If you might use more than one generator (one at a time) the male receptacle on the wall would normally be to match the larger generator. You can make an extension cord with female end that fits onto the male receptacle (e.g. 50 amp) and lesser amperage (male) plug (e.g. 30 amp) to connect to the generator. Not the other way 'round e.g. with a 30 amp female end and a 50 amp plug without a box (with a breaker, here, 30 amp, inside) in between.

You may not connect a generator to any of the usual (female) receptacles (wall plugs) about the house.

The wiring used to connect the generator to the home electrical system cannot act as a branch circuit or feed for other things except for loads not eligible to receive utility power and where that wiring is connected to a transfer switch or interlock in order to interface with the service panel.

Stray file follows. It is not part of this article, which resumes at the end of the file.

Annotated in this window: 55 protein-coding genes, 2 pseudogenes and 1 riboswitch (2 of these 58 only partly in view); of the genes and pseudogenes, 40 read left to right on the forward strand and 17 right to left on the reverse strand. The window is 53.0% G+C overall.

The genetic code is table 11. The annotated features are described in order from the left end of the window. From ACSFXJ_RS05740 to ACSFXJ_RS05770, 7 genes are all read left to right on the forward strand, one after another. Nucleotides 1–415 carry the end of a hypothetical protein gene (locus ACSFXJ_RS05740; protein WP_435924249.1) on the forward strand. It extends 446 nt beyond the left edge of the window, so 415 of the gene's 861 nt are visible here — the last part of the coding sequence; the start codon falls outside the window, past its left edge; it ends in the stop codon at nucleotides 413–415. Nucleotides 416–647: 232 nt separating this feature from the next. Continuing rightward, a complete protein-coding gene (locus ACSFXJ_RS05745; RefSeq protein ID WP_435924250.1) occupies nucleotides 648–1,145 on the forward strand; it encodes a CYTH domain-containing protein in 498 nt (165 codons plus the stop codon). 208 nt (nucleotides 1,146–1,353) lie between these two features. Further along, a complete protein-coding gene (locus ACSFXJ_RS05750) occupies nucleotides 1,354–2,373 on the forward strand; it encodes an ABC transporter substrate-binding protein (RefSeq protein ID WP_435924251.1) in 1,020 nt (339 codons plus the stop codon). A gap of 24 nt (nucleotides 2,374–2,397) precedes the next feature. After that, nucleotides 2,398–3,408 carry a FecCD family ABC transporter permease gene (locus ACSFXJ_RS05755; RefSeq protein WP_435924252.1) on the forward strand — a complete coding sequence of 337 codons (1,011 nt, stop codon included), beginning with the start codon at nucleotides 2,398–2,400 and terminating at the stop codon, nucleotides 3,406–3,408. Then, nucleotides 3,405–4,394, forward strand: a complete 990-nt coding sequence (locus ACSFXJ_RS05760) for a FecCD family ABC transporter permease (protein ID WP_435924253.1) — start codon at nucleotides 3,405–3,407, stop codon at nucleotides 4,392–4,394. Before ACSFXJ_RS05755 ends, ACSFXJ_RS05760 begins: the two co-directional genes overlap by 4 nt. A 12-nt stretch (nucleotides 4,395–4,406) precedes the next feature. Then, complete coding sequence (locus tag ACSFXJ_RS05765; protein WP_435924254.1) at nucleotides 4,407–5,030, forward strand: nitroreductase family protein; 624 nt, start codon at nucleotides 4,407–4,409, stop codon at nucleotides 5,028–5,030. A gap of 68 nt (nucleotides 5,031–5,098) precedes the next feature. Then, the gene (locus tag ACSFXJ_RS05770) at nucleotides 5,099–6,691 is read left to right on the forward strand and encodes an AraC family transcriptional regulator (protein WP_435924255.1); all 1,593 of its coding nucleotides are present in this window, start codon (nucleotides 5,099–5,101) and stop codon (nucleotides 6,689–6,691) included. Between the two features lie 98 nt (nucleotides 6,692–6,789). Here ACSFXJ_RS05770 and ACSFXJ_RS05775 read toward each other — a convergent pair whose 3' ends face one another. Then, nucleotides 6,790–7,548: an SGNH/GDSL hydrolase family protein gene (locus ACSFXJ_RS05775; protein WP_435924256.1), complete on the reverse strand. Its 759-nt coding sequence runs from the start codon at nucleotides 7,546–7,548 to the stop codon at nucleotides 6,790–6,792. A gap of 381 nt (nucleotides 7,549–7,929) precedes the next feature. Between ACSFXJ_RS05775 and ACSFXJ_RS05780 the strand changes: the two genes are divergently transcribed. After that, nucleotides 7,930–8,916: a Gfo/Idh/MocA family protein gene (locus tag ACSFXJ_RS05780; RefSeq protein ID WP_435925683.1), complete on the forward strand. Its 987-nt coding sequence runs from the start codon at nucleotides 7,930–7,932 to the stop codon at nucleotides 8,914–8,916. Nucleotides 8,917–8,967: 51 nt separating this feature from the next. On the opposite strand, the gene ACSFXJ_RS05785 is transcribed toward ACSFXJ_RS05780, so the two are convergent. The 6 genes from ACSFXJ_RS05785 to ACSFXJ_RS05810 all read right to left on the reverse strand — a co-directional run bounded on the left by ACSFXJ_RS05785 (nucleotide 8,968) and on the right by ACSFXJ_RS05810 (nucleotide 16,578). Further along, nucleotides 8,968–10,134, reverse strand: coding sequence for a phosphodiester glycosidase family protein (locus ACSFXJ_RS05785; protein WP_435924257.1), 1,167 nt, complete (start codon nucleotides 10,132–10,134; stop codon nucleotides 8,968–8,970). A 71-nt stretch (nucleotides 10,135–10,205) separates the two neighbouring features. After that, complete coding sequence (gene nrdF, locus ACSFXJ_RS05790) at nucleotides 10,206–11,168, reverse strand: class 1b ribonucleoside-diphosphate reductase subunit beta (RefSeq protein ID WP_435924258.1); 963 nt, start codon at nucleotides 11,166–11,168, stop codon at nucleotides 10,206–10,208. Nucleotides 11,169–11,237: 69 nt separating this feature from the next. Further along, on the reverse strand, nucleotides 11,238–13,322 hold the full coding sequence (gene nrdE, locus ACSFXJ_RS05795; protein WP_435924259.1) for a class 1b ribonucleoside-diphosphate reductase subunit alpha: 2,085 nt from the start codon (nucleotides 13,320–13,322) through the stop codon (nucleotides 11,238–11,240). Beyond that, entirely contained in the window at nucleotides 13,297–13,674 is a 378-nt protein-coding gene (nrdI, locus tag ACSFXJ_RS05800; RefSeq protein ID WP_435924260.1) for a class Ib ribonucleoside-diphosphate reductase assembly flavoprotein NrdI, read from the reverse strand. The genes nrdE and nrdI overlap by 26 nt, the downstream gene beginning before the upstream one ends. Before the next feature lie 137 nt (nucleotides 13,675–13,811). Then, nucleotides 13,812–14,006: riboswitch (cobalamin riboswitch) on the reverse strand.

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Those are 120 volt generators. I am willing to bet that 50 amp transfer switch is expecting 240 volts . I am not an electrician and can't speak to the safety of trying to feed the opposite sides of a split bus panel from two different power sources. Kind of makes be a bit nervous. 30 Amps at 120 volts won't power much. I think with this setup I would play the game of extension cords as you will have very few loads anyway.
 

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Feeding half the panel with 120V is not a problem, if done correctly. They will have to make sure that any 120V load they want to power is on that side of the panel. May have to swap some circuits around to do it.